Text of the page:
After Bashar al-Asad succeeded his father in 2000, the architects of Syria’s economic policy sought to reverse the downturn by liberalizing the economy further, for instance by reducing state subsidies. Private banks were permitted for the first time in nearly 40 years and a stock market was on the drawing board. After 2005, the state-business bonds were strengthened by the announcement of the Social Market Economy, a mixture of state and market approaches that ultimately privileged the market, but a market without robust institutions or accountability. Again, the regime had consolidated its alliance with big business at the expense of smaller businesses as well as the Syrian majority who depended on the state for services, subsidies and welfare. It had perpetuated cronyism, but dressed it in new garb. Families associated with the regime in one way or another came to dominate the private sector, in addition to exercising considerable control over public economic assets. These clans include the Asads and Makhloufs, but also the Shalish, al-Hassan, Najib, Hamsho, Hambouba, Shawkat and al-As‘ad families, to name a few. The reconstituted business community, which now included regime officials, close supporters and a thick sliver of the traditional bourgeoisie, effected a deeper (and, for the regime, more dangerous) polarization of Syrian society along lines of income and region.

http://www.merip.org/mer/mer262/syrian-regimes-business-backbone

None of this ever entered the ideological cocoon of the Marcyite wing of the American left that now includes Socialist Action. Indeed, nothing that took place within Syria held even the slightest interest for them. These are people who get their ideas from ZeroHedge, Moon of Alabama, Global Research, Information Clearing House and other bottom-feeding click-bait outlets of the lunatic left.

Sad, really.

May 31, 2017

Socialism in one country revivalism

Filed under: socialism,Stalinism,state capitalism — louisproyect @ 8:47 pm

From the blog of Roland Boer, who was awarded the Isaac Deutscher prize in 2014, a decision that made about as much sense as naming Jeff Sessions Attorney General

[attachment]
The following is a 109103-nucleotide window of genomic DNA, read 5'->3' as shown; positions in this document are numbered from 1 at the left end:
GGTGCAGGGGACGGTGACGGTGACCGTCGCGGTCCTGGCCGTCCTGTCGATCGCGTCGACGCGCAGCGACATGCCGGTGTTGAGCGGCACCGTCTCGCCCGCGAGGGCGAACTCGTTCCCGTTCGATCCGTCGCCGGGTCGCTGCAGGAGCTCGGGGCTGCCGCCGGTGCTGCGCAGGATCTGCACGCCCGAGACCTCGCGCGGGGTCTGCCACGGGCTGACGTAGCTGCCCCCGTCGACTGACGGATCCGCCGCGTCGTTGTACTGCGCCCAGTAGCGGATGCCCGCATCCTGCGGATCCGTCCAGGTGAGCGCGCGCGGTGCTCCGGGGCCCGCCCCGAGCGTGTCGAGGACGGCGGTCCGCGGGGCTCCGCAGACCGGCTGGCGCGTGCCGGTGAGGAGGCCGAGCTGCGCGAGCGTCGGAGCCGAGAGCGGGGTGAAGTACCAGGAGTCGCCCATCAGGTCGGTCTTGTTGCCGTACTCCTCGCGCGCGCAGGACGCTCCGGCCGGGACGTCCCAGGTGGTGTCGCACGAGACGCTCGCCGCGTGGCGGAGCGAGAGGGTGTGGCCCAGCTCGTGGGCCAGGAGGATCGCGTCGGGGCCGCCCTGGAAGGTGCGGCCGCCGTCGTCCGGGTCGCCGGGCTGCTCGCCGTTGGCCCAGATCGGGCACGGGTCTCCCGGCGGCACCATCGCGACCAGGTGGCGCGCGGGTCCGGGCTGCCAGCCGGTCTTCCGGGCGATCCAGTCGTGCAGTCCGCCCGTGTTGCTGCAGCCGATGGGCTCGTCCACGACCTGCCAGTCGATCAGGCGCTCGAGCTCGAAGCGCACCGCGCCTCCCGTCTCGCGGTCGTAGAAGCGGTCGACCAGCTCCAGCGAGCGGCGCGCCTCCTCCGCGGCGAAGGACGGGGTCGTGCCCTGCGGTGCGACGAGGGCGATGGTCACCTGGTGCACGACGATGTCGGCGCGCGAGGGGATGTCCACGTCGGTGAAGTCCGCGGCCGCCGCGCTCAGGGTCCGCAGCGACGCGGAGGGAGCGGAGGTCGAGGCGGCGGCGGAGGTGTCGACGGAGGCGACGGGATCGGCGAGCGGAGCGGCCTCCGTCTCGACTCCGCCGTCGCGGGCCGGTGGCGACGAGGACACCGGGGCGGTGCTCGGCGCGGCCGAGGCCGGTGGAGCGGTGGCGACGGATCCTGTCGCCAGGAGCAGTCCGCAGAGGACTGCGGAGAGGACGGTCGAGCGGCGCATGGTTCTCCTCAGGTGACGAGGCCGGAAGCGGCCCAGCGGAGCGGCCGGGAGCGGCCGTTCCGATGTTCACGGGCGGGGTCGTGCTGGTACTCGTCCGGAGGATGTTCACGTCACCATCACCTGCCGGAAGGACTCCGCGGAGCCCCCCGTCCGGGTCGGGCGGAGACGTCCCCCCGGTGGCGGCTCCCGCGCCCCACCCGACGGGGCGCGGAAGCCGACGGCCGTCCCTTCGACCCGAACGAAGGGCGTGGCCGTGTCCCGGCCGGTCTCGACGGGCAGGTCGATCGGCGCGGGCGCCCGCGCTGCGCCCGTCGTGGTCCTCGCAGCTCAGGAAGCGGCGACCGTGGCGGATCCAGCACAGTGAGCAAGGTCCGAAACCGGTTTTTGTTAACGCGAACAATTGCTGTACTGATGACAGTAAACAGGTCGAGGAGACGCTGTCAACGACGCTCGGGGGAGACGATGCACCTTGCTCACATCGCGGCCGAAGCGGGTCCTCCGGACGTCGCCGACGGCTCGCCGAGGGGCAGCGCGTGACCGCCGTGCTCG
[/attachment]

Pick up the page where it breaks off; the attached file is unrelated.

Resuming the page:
The subtitle of a Jacobin article by New Left Review editorial board member Daniel Finn probably speaks for many on the left: “The Bolivarian Revolution went too far for capitalism but not far enough for socialism.” Like doctors examining a critically ill patient, the latest issue of the Jacobin features a panel of experts offering various cures. Favoring radical surgery is Eva Maria, a Venezuelan member of the ISO who answers the question “how socialist was Venezuela’s ‘twenty-first century socialism’” thusly:

Chávez’s thinking was that he could take over a capitalist state through an electoral process. Then, he could help foster the social revolution by using the position he held in the state. But I think that presupposes a lot of things that are unstable and untrue.

Mike Gonzalez, a former member of the British SWP that spawned the ISO, has an article in the same issue that accuses the Pink Tide governments of having “left stranded and disoriented those millions who fought for a different world”.

The methodology of Finn, Maria and Gonzalez is the one followed by film critics. You go to a press screening and take notes on all the terrible things that Michael Bay did in his latest movie. There is little doubt that Bay’s movies are crap but are the criticisms going to help young screenwriters and directors make better films? As a film critic and someone who was deeply involved in the Sandinista revolution–another that received thumbs down from the pure at heart–this sort of sideline criticism strikes me as utterly sterile.

But on a deeper level, it poses the question whether the ideological assumptions at the heart of these critics effaces one of the major theoretical challenges the left has faced since 1917—namely, can socialism be built in one country. This is exactly the meaning of the criticisms–that all of these countries should have “gone socialist”. One imagines that they came to this conclusion since Saint Lenin said it was possible in the Soviet Union but the fallen saint Leon Trotsky refused to describe the USSR in those terms even after 19 years of “socialist development”. In chapter nine of “Revolution Betrayed”, he describes the character of the USSR as not yet decided by history: